Study a few listings and ask the seller questions to make you’ll be able to work with them. Since they’re broken, some or all of them may not have tabs, so you’ll have to solder them yourself. No biggie, but it does take more work. If you’re willing to put in the research, you can save a ton on panels, or for the same money, you could build a much bigger system.

Of course with a bigger panel system, you’ll need to upgrade the other components as well. You’ll likely want bigger cables, more battery storage, and a charge controller that can handle the higher current. Realistically, it would be best to plan your installation from the beginning to account for future upgrades. In another article I’ll explain how to calculate your needs and how to save lots of cash on the other components as well.

About the author:
“Boondocking vagabond” Mobile Rik is converting his Toyota Tacoma into a Homemade Truck Camper stripped of unnecessary “modern conveniences” and outfitted with sustainable hacks for desert camping, including electricity-free refrigeration, waste composting, and ample solar-powered cookery and computing. Stay tuned for the full article!

How To Make A DIY Air Conditioner Out Of A Fan And Some Copper Tubing

cheap home made air conditioner from copper pipe and a fanHave you ever wondered how to quickly set up your own air conditioner in a pinch?

Here’s a nice instructional video by Amit Ranjan showing how he made his own air conditioner out of a few spare parts.

  • 1 fan
  • 1 ice cooler
  • 1 water pump
  • a few feet of copper tubing
  • a few feet of plastic tubing
  • a few zip ties

Home Made Air Conditioner (YouTube)
Continue reading

How To Build Your Own Homemade DIY Truck Camper

Do it yourself camper RV

DIY Truck Camper (source:

[Click for updated post available at]

Want a great way to save *thousands* on an RV? Build one yourself!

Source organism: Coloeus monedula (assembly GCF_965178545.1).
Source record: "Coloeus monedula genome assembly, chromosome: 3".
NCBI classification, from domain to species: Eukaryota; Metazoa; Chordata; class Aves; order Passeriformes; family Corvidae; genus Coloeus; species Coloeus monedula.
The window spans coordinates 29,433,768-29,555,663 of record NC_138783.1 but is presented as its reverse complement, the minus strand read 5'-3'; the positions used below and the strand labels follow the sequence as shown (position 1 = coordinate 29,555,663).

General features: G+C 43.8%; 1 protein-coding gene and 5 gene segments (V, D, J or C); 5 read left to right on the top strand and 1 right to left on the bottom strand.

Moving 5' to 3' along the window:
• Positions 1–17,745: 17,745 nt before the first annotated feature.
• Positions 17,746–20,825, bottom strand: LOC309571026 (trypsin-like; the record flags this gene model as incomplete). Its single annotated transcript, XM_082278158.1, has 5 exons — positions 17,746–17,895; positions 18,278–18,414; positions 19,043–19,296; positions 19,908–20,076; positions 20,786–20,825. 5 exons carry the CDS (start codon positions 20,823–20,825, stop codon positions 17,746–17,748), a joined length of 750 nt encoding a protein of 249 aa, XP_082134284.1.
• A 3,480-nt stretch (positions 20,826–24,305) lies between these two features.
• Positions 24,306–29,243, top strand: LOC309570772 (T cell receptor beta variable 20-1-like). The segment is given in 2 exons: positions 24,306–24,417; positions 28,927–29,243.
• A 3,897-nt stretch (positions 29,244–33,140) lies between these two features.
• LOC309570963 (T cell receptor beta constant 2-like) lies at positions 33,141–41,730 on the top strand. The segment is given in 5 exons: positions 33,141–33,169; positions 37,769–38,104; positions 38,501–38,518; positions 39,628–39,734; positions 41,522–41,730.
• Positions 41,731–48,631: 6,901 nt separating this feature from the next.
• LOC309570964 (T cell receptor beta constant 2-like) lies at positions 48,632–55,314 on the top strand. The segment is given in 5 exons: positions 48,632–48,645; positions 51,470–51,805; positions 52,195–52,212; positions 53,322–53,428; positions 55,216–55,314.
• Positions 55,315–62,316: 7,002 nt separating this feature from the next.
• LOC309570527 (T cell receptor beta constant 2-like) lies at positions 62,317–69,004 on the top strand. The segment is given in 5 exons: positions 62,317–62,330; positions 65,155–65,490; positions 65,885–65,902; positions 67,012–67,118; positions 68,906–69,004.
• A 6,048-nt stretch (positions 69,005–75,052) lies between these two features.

If you have some basic construction and carpentry skills, you’ll be pleasantly surprised to learn just how easy and totally inexpensive it can be to slap together your own DIY truck camper from hardly more than a small bundle of 2x4s, some plywood, a bucket of screws, and some paint. Bolt it all onto your truck bed, and depending on your design choices, you could conceivably have an actual working RV for less than $150.

It naturally seems like there must be something special about building an RV, but if you really think about it, a “mobile home” is really nothing more than a tiny house — That happens to be sitting in the bed of your truck. Constructing one is actually a lot like making a shed. Depending on your design decisions, it may be even easier, or a lot more complicated — And that’s entirely your choice! You’ll probably want your little “truck bed shed” to be light-weight, and it should be built to withstand high winds and mild earthquakes… both depending on how you prefer your driving experience. :)

For myself, the pop-up slide-in camper I’m building for my short-bed Tacoma Prerunner, is going to be doing a lot of off-roading to fossil digs and rockhounding sites. I’d like it to stay light on the tires, but $1000+ in aluminum framing is out of the question. Fortunately, since I don’t intend to fill it with much in terms of built-in furniture and a humongous water tank, I can afford to use some heavier-than-typical construction. Hence, I’ll be making mine from cheap and super-sturdy 2x4s. Like I said — It’s a truck bed shed!

Bob Wells’ Simple DIY Truck Camper

Of course I’ll need a door, which I’ll either fashion myself from some plywood or an actual salvaged RV door. Windows? I haven’t decided if I’ll really need glass windows, or if I’ll keep it solid below and depend on the cut outs in the pop top. If I do opt for windows, I already have some tempered glass I saved from thrift store coffee tables… but meanwhile, I have a Craigslist alert set to look for a junked camper window.

Slide-In Camper or Bolt-On Camper Shell?

For a much simpler design than a “slide in” offers, you can simply make the “top half” of an RV-type camper shell and just bolt it right onto your bed rails. With a bit more work, you can even turn it into a full-size camper with a cabover extension like Bob Wells at explains in detail how to build. The required wood, you’ll see, is minimal — about fifteen or so 2x4s and a few sheets of strong plywood — to make a good sturdy home-built camper.

On the other hand, the Slide-On Camper design gives you the flexibility to park your camper on stilts while you go adventuring, with your truck bed open to get supplies. The trade-off is the added complexity of constructing a solid floor and bottom-half that both accounts for the wheel-well risers and essentially “hangs” from the camper’s top half when it’s on stilts, ideally supporting one or more people jumping around inside when it’s jacked up. (For an all-out full-featured DIY slide-in camper build, check out Dan Rogers’ Homebuilt Glen-L Truck Camper. Lots of photos.)